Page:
Introducing Our New Global Downscaled Projections for Climate Impacts Research
The Lab’s open and freely available Global Downscaled Projections for Climate Impacts Research (GDPCIR) dataset gives researchers a new tool for studying how future climate will evolve at a local or regional level, corresponding to the latest global climate model simulations prepared as part of the U.N. Intergovernmental Panel on Climate Change’s Sixth Assessment Report. Those CMIP6 simulations represent an enormous advance in quality, detail, and scope that GDPCIR translates to the local level.
To produce GDPCIR, the Lab’s team of climate scientists, economists, and computational experts developed methods tailored to meet the needs of climate impacts researchers. The Lab is well-positioned to serve this community, with decades of combined analytical experience quantifying the costs of climate change across fields spanning from human health to energy to agriculture. Together, the Lab’s team is leveraging a first-of-its-kind, evidence-based, data-driven approach to quantifying the impacts and costs of climate change, sector-by-sector, and community-by-community around the world.
Drawing on this expertise, GDPCIR preserves trends in climate extremes projected by the CMIP6 models to help researchers study the way high temperatures or heavy precipitation manifest in future climate impacts. Additionally, GDPCIR provides projections under four future emissions pathways, as well as a historical reference dataset, giving researchers the ability to analyze a range of possible climate futures at a finer spatial scale with past conditions for context. These optimized daily projections for 25 global climate models comprise the most comprehensive and high-resolution dataset that exists for this application.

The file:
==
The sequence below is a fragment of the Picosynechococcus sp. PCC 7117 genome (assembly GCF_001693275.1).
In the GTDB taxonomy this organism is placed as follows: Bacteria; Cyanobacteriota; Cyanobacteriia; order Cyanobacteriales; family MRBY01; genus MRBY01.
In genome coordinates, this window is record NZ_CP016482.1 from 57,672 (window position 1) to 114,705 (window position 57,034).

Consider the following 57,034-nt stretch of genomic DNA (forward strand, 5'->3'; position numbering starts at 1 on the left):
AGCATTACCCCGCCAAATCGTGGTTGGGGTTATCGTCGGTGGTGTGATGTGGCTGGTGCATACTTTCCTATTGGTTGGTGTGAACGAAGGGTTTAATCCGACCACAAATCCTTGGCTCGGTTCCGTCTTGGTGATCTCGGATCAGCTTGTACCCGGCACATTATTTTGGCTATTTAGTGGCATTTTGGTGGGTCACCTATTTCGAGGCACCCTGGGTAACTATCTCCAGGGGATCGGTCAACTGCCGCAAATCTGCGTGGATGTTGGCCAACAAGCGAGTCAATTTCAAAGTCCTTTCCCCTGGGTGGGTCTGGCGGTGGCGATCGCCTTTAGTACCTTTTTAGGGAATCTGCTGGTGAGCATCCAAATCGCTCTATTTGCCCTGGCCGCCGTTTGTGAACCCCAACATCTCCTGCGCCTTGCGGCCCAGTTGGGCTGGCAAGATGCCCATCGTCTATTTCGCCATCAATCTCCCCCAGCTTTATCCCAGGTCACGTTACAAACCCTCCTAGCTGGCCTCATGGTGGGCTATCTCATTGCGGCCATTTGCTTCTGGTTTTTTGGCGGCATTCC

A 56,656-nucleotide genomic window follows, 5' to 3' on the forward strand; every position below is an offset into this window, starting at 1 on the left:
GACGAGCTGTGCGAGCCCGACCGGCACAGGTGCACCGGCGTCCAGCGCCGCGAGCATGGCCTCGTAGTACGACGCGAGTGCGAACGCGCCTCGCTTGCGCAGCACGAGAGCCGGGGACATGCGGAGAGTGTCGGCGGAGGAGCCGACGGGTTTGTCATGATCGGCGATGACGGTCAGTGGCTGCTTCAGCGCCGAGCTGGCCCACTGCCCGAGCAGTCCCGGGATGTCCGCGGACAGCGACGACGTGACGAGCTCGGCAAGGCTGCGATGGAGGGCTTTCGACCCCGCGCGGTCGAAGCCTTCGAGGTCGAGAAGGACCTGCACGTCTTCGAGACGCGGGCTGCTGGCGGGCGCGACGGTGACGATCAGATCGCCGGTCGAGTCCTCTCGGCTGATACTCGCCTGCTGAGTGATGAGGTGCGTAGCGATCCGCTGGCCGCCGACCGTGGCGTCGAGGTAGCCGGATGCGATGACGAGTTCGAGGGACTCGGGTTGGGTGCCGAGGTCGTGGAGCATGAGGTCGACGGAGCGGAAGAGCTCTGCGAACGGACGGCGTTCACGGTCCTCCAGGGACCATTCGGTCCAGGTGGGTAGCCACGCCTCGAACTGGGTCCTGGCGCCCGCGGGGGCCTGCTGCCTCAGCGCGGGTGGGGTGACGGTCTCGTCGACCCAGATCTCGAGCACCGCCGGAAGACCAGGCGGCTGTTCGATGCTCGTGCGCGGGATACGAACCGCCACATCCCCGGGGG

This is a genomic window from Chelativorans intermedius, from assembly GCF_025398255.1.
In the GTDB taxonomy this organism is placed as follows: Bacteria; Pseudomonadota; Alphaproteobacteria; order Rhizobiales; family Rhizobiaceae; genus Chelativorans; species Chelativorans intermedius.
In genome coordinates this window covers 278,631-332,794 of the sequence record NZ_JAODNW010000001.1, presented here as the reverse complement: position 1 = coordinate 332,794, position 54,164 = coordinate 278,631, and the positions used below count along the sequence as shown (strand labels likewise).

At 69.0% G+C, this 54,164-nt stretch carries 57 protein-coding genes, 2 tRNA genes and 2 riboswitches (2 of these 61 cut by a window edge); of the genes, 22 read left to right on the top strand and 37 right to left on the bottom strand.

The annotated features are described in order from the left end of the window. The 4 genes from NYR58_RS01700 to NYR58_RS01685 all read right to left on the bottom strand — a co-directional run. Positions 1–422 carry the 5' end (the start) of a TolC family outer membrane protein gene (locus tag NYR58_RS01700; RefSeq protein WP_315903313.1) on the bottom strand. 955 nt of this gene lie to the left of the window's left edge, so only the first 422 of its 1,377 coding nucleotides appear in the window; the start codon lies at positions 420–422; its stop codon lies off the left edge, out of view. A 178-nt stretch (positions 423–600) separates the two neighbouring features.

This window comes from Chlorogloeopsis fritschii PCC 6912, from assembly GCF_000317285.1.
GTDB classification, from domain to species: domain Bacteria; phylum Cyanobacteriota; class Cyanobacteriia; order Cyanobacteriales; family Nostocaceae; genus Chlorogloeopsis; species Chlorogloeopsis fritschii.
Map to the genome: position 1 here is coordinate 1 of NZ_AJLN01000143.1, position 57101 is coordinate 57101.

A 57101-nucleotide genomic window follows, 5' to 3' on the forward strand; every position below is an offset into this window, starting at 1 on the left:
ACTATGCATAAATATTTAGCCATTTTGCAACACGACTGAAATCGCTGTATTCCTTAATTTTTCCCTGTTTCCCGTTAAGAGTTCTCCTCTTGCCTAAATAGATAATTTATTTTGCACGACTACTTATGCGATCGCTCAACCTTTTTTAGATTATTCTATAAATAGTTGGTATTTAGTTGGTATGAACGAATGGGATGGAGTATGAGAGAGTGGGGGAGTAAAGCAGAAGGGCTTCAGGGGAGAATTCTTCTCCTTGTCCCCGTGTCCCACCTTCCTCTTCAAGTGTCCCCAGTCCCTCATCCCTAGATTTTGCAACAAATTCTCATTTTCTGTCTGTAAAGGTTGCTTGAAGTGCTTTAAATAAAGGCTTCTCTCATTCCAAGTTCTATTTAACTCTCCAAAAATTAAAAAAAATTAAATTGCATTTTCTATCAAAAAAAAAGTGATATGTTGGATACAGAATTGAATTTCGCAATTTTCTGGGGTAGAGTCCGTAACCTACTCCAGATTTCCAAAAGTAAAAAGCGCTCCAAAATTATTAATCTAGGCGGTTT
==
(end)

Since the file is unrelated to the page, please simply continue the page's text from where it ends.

The availability of GDPCIR via Microsoft’s Planetary Computer is a game-changer for many climate impacts research applications, considering its global coverage, ease of use, and transparency. For instance, researchers can search, discover, and interact with GDPCIR on the cloud, as well as download the data, facilitating its use as an input to climate impacts models. The pipeline for the project was designed to be fully reproducible and run on all cloud operating systems to ensure others could replicate the methods. GDPCIR is also provided with SpatioTemporal Asset Catalog (STAC) specification, a common language to describe a range of geospatial information, so it can more easily be indexed and discovered.
Documentation and sample notebooks are available on the Planetary Computer, which was developed by Microsoft AI for Earth, and includes petabytes of environmental monitoring data, in consistent, analysis-ready formats. A publication providing additional detail is in the works.
This research has been supported by The Rockefeller Foundation and the Microsoft AI for Earth Initiative.